The German Tiger I and Tiger II (known to the Allies as the 'King Tiger' or 'Royal Tiger') were the most famous and formidable heavy tanks of the Second World War.
In their day their awesome reputation inspired such apprehension among Allied soldiers that the weaknesses of these brilliant but flawed designs tended to be overlooked.
Anthony Tucker-Jones, in this illustrated history, tells the story of their conception and development and reconsiders their operational history, and he dispels the legends and misunderstandings that have grown up around them.
The Tigers were over-engineered, required raw materials that were in short supply, were time-consuming to manufacture and difficult to recover from the battlefield.
Only around 1,300 of the Tiger I and fewer than 500 of the Tiger II were produced, so they were never going to make anything more than a local impact on the outcome of the fighting on the Western and Eastern fronts.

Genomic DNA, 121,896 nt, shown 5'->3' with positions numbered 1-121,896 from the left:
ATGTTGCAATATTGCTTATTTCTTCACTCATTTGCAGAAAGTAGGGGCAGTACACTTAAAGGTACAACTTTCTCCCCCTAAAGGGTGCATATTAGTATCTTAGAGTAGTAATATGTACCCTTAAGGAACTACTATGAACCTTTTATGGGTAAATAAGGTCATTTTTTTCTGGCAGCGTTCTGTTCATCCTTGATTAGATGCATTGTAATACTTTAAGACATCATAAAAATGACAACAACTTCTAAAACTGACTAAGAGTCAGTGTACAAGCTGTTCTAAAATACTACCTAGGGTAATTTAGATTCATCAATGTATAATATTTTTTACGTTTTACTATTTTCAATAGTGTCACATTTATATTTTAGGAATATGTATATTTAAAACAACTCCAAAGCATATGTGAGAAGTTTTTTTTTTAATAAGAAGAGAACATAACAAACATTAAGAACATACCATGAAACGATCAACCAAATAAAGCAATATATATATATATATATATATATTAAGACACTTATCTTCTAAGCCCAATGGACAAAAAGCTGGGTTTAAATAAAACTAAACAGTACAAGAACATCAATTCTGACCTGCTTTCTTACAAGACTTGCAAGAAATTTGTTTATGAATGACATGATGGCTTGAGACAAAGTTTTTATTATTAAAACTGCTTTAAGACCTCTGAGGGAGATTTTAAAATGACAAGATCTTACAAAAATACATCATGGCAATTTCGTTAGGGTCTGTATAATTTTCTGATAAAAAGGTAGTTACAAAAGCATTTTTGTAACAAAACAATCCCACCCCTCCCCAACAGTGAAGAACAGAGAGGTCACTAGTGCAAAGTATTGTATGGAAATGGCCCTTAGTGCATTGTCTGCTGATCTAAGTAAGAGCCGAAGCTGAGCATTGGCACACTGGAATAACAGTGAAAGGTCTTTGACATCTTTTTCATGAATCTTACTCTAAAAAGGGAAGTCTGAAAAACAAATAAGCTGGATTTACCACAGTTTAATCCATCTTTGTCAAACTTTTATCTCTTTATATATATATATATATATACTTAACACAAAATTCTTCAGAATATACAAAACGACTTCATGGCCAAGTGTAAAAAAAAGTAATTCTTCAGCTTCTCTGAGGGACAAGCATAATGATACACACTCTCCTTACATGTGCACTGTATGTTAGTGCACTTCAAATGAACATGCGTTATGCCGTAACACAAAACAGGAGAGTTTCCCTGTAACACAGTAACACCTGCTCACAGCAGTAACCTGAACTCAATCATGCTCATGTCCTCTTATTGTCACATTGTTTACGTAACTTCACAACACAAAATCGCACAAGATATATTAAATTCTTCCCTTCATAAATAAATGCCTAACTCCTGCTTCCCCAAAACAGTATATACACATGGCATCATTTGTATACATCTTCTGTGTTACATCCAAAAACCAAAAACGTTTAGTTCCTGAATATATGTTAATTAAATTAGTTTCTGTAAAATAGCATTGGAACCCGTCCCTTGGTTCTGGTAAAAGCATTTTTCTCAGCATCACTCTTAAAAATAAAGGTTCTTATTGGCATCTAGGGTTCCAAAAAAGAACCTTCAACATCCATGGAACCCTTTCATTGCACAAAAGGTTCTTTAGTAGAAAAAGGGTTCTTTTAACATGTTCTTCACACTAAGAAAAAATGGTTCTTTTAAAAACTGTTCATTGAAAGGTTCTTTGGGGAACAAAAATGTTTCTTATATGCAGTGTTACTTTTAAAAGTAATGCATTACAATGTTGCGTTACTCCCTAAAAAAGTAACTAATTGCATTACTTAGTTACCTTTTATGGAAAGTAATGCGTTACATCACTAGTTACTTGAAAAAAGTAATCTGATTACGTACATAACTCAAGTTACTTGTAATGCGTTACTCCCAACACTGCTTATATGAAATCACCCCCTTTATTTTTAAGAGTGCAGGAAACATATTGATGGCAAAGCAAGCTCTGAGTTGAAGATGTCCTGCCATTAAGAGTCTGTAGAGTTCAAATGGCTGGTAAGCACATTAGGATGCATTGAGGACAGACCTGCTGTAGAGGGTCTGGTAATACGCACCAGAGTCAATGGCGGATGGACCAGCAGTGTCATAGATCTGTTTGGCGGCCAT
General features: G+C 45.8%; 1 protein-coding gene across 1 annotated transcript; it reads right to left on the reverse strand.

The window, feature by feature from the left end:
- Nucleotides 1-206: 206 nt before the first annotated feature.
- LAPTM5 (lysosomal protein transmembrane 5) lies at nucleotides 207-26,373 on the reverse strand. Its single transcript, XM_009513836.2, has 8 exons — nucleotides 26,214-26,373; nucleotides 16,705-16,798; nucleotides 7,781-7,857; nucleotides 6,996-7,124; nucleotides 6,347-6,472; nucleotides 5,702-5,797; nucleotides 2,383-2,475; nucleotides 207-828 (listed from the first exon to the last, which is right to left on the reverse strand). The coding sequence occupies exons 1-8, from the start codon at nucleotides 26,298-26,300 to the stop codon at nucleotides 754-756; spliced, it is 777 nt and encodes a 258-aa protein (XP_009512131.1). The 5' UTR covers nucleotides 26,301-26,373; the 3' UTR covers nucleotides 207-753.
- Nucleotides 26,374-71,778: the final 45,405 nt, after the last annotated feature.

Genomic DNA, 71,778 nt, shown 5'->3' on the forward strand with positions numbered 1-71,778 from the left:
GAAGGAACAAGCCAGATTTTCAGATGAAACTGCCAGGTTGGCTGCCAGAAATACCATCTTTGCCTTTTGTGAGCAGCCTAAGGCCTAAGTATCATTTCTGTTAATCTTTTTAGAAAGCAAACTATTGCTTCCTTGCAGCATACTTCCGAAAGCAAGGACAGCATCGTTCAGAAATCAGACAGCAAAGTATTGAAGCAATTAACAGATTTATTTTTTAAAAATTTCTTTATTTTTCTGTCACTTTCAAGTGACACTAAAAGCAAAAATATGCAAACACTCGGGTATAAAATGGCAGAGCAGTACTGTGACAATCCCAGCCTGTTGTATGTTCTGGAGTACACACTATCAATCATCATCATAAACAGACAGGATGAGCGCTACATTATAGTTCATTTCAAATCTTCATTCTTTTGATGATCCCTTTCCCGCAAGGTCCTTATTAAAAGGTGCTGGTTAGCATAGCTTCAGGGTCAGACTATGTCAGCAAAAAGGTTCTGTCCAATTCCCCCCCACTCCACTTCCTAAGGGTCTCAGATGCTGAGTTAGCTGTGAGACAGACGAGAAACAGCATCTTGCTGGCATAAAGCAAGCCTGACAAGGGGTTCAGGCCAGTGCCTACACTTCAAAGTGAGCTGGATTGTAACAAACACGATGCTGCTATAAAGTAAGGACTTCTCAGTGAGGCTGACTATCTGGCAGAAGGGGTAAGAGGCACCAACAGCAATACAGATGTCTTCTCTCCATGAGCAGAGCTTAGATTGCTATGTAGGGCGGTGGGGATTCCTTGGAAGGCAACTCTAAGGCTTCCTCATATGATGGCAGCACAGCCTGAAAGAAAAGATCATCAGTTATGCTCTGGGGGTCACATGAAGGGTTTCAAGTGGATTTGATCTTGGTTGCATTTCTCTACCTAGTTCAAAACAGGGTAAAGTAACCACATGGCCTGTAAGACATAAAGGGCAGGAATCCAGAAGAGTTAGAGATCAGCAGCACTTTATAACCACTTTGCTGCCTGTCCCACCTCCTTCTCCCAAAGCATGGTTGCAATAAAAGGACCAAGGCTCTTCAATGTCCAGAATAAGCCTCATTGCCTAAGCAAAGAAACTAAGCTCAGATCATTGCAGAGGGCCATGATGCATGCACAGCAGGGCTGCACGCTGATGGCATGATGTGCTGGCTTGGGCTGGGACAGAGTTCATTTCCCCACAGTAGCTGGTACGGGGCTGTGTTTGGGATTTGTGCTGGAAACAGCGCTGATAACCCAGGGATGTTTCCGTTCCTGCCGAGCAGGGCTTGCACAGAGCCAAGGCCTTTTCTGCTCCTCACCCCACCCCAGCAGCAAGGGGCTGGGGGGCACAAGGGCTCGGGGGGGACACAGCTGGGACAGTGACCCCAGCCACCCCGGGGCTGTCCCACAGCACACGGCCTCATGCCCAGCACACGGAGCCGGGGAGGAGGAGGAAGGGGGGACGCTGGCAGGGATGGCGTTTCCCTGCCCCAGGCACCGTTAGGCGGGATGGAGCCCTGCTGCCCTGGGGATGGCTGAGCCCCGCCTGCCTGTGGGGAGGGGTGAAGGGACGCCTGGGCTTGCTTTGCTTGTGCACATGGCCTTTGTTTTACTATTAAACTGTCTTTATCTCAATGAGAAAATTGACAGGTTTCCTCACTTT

Yet the myth of the Tigers, with their 88mm guns, thick armour and brutal profiles, has grown over time to the extent that they are regarded as the deadliest tanks of the Second World War. Anthony Tucker-Jones's expert account of these remarkable fighting vehicles is accompanied by a series of colour plates showing the main variants of the designs and the common ancillary equipment and unit markings.
His book is an essential work of reference for enthusiasts.